Did the Surge at the Southern Border Discourage Use of the H-2A Program?

No. The (nearly hidden) tax break for ag employers keeps the visas coming

By David North on October 23, 2023

As we previously reported, the H-2B program for non-skilled, non-ag workers has been reduced substantially as employers tapped into the surge at the southern border.

Why, employers seem to be saying, should we put up with the nuisances of government-run and fee-heavy programs when we can hire some of those legal-ish aliens that the Biden administration is admitting in vast numbers — and we can do so legally?

Has the same dynamic impacted the somewhat similar H-2A program for alien farm workers? H-2B is for unskilled, non-ag workers; H-2A is for unskilled ag workers.

To find out, we used the same measure we used before: the issuance of H-2A visas in five nations important to the H-2A program in August 2022 and in August 2023. The nations are in descending number of the H-2A visas issued, Mexico, Guatemala, El Salvador, Jamaica, and Honduras. The Northern Triangle countries play only a minor role in H-2A but we wanted to keep the list of countries constant in this comparison.

This is what we found:

Issuance of H-2A Visas in Selected Nations in August 2022 and August 2023

Nation August 2022 August 2023
Mexico 24,941 25,226
Guatemala 135 121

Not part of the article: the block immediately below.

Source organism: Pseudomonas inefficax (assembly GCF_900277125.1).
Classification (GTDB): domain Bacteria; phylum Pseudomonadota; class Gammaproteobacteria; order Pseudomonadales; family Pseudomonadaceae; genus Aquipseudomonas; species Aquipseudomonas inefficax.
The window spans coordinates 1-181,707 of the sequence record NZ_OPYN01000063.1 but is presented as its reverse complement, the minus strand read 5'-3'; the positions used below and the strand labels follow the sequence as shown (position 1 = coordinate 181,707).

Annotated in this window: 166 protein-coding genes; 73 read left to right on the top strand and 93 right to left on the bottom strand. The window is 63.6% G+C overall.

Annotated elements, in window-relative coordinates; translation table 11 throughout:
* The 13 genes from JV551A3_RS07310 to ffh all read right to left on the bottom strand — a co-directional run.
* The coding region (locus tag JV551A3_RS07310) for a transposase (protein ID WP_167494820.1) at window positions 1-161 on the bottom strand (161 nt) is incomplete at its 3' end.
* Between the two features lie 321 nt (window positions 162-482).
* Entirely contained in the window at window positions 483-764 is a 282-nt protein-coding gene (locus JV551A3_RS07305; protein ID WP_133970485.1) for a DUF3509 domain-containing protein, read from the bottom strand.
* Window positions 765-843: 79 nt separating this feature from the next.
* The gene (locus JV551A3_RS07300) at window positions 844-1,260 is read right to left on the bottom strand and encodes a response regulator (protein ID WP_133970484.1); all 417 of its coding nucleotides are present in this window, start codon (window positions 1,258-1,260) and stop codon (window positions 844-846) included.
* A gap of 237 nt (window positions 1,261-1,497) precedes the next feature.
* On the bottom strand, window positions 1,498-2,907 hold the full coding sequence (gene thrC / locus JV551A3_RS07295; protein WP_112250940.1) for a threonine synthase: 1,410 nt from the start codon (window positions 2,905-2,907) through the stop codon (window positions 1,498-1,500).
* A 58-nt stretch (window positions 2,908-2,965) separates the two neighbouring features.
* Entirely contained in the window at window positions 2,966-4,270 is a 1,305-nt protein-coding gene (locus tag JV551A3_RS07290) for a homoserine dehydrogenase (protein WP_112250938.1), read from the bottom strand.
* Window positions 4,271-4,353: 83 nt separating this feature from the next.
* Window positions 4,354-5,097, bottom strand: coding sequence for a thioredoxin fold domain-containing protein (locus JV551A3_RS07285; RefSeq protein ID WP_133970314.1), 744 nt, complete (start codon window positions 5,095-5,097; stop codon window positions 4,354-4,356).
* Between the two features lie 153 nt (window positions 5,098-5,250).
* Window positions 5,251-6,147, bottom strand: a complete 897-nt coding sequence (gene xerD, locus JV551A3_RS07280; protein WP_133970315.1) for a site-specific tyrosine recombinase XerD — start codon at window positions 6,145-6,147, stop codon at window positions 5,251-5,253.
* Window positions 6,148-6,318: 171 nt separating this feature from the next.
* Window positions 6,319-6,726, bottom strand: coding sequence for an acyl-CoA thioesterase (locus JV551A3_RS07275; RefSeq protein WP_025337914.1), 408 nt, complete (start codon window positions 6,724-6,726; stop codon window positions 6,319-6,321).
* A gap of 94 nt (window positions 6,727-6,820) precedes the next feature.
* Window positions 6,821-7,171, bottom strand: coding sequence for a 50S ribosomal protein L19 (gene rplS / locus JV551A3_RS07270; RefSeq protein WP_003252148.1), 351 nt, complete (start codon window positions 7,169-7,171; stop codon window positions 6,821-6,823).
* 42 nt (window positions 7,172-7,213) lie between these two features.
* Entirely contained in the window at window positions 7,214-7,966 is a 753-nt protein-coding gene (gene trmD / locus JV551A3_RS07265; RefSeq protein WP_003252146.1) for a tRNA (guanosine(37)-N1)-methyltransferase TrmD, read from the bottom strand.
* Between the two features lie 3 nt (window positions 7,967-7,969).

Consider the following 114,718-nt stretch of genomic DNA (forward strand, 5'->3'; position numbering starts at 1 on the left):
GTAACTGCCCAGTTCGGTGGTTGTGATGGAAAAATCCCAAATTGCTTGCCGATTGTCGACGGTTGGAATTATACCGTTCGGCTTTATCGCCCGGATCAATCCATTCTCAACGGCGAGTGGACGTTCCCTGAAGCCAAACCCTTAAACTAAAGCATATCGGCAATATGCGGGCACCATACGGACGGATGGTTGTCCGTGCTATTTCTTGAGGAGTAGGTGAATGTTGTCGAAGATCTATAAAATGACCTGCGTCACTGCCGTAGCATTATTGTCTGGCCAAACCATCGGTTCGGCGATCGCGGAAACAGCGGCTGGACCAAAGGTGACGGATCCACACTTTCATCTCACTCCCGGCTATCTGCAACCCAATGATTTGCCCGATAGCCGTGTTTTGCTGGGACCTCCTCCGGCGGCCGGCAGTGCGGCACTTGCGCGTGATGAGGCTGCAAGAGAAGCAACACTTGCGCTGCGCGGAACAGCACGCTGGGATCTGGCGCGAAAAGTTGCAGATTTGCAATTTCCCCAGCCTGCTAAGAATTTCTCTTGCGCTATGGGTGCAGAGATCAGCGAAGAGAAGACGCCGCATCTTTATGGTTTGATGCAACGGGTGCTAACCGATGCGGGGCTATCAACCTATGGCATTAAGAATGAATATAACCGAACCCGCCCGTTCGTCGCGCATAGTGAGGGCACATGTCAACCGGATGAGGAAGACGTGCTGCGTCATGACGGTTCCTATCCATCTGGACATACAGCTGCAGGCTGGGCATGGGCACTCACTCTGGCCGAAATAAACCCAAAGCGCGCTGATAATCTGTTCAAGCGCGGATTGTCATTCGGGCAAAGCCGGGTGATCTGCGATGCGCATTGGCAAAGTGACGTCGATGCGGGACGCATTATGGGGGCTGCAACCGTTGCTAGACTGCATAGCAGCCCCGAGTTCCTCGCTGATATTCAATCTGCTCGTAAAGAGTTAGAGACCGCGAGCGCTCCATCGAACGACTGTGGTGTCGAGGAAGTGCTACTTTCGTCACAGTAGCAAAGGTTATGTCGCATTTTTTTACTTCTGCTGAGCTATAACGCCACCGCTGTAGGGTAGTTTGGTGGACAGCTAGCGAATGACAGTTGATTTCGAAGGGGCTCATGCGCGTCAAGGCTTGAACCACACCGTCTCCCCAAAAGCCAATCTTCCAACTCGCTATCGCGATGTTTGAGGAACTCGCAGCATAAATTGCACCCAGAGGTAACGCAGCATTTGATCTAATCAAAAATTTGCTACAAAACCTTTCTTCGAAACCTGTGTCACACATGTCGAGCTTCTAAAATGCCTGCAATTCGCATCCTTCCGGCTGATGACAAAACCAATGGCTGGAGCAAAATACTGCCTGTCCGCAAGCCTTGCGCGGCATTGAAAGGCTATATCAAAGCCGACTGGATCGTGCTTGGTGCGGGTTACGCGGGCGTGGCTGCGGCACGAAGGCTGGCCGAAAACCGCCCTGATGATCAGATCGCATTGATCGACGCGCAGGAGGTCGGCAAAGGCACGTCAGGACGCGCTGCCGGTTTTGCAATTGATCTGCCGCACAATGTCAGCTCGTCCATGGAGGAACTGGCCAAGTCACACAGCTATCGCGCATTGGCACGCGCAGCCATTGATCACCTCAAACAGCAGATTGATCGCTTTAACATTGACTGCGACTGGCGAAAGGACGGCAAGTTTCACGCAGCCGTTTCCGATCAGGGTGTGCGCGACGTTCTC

El Salvador 2 1
Jamaica 1,511 1,425
Honduras 45 44
Total 26,634 26,817

Source: “Monthly Nonimmigrant Visa Issuance Statistics”, U.S. State Department.

So the surge at the southern border did not make a dent on the H-2A program. In fact, the August 2023 visa issuances were slightly larger than those in August 2022; there were, in fact, 183 more of them.

Why the different impacts of the surge on these two programs when we are examining the inflows from the same five nations in two very similar programs? It is possible, but unlikely, that the surge includes very few farm workers, for example.

My best guess — and the media will never mention this variable — is that the ag employers are still using the H-2A program, while the non-ag employers are shying away from the H-2B program, for one simple, nearly hidden reason: H-2A costs less than H-2B.

You see, the H-2A program does not require that growers pay payroll taxes, but the H-2B program does. The H-2A employers/growers save about 8 percent of payroll by being allowed to avoid the costs related to payroll taxes that fund the Medicare, Social Security, and federal unemployment insurance trust funds; their workers are similarly treated. Thus, our elderly, our sick, and our unemployed are subsidizing the H-2A employers, but not the ones in H-2B.

And so the surge at the southern border has not tempted the ag employers to use this suddenly available work force, one that is being used by the non-ag employers.

Farm Workers from South Africa. One of the things I learned from this exercise is that the third-largest supplier of H-2A workers in August 2023, after Mexico and Jamaica, was South Africa. It provided 466 workers in August 2022 and 638 of them in the following August. We have written in the past about the employment of apparently white H-2A farm workers from South Africa in the deeply poor, and deeply Black, Mississippi Delta. These workers are not only brought in, at considerable expense, from the other side of the Atlantic, but also from the other side of the Equator. One hates to think about the motivations for such a hiring practice.